[Updated 08.28.22]

Extraordinary claims require extraordinary evidence, but the Harvard lab provides none.

David Reich & co of Harvard University’s genetics lab are now claiming that the Proto-Indo-European homeland was in the Middle East / West Asia. Expect sensationalist news stories reporting this half-baked theory as fact very soon.

Their new study claims the ancient Anatolian languages were not Indo-European, but that the ancient Anatolian and Indo-European languages are “twin daughters of a Proto-Indo-Anatolian language,” which originated around the Caucasus among Caucasian Hunter-Gatherers. Note the conspicuous removal of “European” from the new moniker.

“the link connecting the Proto-Indo-European–speaking Yamnaya with the speakers of Anatolian languages was in the highlands of West Asia, the ancestral region shared by both.”

“the homeland of the Indo-Anatolian language family was in West Asia, with only secondary dispersals of non-Anatolian Indo-Europeans from the steppe.”

Their argument

Their argument is as follows:

  • Proto-Indo-European ancestry has not yet been discovered in ancient Anatolia [untrue, by the way].
  • Proto-Indo-Europeans and ancient Anatolians both had Caucasus Hunter-Gatherer ancestry, therefore…
  • Proto-Indo-European languages originated in the Caucasus among Caucasus Hunter-Gatherers and spread to Europe and Anatolia via separate migrations.

They also bizarrely claimed that the Yamnaya had some Levantine ancestry that nobody has ever found before, including them.

Plot holes

There are some major plot holes in their argument…


  • They seem to have completely ignored all linguistic evidence. For example, PIE language shows that the Proto-Indo-Europeans were not familiar with agriculture, which was common throughout the Harvard-proposed West Asian homeland of “Indo-Anatolian.”
  • Most Indo-European Anatolian languages were found in the West of Anatolia, the opposite side to the proposed entry point of “Indo-Anatolian.”
  • For some reason, “Indo-Anatolian” (Indo-European) languages did not survive in their own homeland, but the Caucasian languages (e.g. Kartvelian) did.
  • There is a complete lack of Indo-European languages in the Middle East until Bronze Age Yamnaya-related migrants arrive, which we know because ancient Middle Eastern civilizations were literate.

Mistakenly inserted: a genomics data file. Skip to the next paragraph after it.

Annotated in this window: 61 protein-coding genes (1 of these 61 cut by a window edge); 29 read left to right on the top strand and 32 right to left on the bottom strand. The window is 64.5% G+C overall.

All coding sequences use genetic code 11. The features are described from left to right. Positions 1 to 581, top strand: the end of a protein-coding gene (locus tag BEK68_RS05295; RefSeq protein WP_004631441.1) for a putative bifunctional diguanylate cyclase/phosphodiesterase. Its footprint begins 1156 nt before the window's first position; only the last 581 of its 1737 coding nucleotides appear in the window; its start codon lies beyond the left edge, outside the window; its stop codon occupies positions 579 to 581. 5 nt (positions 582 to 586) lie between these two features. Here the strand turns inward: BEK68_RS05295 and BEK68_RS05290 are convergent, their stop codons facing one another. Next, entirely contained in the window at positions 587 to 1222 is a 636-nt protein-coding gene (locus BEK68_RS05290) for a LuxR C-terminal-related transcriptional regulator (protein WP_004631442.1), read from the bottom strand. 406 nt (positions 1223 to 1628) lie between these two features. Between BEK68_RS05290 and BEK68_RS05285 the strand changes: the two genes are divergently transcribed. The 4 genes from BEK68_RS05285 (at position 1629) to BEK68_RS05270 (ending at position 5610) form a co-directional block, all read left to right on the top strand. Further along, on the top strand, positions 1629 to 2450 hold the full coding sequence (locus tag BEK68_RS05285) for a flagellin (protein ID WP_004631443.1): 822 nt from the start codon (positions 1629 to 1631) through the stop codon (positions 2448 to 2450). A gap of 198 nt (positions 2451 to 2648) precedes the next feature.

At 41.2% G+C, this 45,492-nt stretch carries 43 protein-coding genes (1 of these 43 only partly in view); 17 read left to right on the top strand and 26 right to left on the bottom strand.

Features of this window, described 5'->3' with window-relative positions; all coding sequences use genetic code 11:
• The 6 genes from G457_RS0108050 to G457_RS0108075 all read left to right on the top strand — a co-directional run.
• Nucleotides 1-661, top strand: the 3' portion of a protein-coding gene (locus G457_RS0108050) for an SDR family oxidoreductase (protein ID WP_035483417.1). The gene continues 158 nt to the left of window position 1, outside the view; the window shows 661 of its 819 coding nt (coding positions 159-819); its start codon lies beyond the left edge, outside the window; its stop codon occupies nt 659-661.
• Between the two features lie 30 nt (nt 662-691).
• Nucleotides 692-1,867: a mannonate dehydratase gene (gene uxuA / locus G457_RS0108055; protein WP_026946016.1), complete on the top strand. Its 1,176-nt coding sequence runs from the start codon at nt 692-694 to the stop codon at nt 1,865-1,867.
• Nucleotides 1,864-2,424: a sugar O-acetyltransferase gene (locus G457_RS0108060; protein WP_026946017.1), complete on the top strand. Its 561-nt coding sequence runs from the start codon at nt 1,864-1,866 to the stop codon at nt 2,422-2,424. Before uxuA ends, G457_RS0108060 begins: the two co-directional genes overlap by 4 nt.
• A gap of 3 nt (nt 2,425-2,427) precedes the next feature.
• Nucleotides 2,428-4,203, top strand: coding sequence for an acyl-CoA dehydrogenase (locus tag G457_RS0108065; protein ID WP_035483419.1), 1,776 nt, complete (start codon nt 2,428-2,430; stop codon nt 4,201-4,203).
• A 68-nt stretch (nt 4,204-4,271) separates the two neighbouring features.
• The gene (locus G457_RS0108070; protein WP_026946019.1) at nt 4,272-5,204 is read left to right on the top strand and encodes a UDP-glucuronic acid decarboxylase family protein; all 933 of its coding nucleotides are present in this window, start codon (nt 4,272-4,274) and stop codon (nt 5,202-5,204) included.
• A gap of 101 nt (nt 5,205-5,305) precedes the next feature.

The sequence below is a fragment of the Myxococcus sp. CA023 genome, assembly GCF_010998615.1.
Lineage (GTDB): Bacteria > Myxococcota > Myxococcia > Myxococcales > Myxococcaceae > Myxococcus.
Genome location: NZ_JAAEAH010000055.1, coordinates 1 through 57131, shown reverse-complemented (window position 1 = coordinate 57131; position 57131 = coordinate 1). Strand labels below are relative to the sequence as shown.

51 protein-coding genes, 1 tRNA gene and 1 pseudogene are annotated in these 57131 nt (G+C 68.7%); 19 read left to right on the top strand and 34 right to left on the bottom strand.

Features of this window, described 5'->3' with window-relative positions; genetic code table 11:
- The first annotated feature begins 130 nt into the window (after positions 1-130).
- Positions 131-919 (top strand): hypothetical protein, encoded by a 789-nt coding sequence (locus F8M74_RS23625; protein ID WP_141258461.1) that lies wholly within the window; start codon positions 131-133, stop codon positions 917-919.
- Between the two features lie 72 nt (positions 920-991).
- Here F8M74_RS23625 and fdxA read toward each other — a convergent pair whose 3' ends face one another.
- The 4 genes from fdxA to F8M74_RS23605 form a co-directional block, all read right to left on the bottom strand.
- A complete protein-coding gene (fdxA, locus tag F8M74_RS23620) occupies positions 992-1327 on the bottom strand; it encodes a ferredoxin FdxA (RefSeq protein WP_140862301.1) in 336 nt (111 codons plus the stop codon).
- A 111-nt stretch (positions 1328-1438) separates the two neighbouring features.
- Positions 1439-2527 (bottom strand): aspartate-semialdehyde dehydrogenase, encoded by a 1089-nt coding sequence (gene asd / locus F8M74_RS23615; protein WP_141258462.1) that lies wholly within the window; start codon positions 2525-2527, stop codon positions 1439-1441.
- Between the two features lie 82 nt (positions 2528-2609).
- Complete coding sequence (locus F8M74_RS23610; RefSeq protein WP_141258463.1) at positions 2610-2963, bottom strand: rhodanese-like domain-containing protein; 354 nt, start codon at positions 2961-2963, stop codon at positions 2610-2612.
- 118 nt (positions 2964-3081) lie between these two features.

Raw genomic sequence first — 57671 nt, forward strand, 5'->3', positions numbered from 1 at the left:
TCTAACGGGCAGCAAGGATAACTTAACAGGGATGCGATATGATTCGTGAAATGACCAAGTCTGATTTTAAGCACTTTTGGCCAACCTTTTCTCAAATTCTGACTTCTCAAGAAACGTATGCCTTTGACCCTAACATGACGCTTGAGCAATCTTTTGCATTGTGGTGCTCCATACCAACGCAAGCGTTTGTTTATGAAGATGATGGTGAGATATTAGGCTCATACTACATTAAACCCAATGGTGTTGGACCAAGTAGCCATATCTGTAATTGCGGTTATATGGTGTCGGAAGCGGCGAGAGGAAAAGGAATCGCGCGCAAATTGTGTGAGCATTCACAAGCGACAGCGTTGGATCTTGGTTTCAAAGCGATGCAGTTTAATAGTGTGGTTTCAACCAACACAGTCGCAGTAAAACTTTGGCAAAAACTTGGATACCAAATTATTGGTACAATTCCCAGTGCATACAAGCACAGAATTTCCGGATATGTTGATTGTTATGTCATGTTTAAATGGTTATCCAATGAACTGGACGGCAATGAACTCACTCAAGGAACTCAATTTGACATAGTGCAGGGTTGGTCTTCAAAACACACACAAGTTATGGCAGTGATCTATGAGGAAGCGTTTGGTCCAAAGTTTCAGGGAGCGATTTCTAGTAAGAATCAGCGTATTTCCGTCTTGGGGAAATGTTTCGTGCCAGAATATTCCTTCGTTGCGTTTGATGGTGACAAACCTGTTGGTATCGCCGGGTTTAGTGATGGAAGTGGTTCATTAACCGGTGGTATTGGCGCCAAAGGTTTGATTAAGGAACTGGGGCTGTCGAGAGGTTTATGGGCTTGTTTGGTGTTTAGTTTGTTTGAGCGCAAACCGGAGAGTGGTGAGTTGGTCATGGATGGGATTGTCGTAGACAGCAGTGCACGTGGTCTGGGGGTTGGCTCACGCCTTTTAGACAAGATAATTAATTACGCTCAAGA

• People with the most CHG ancestry today (Georgians) speak Caucasian languages, not Indo-European languages.
  • Both the Mycenaeans and Minoans had additional Caucasian-related and supposedly “Indo-Anatolian”-speaking ancestry but only the Mycenaeans, who also had PIE steppe ancestry, spoke an Indo-European language.
  • Caucasian influence on the steppe predates the (real) Proto-Anatolian language by 2000-3000 years. We know this because Caucasian ancestry in PIE comes from a source with 100% Caucasus Hunter-Gatherer ancestry, but by the Eneolithic (5000-6000 BC), all Caucasian populations had significant additional admixture from Neolithic Anatolians and Iranians.
  • PIE culture was extremely patriarchal and the only West Asian ancestry in confirmed PIE peoples (Sredny Stog, Yamnaya, Corded Ware, etc.) came from female Caucasus Hunter-Gatherers. Did these bride-kidnapped women really impose their language on Eastern European Hunter-Gatherer men?


  • PIE expansions into the European Balkans align perfectly with the proposed date of the (real) Proto-Anatolian language, 3000-4000 BC:
    — 4500-4100 BC, Suvorovo Culture in Ukraine & Romania
    — 4000-3200 BC, Cernavoda Culture in Romania & Bulgaria
    — 3300-2700 BC, Ezero Culture in Bulgaria with affinities to Troy I (Early Bronze Age) in Northwestern Anatolia
  • There is no evidence of Indo-European culture south of the Caucasus before PIE-type genetics arose in Europe during the Eneolithic (5000-6000 BC).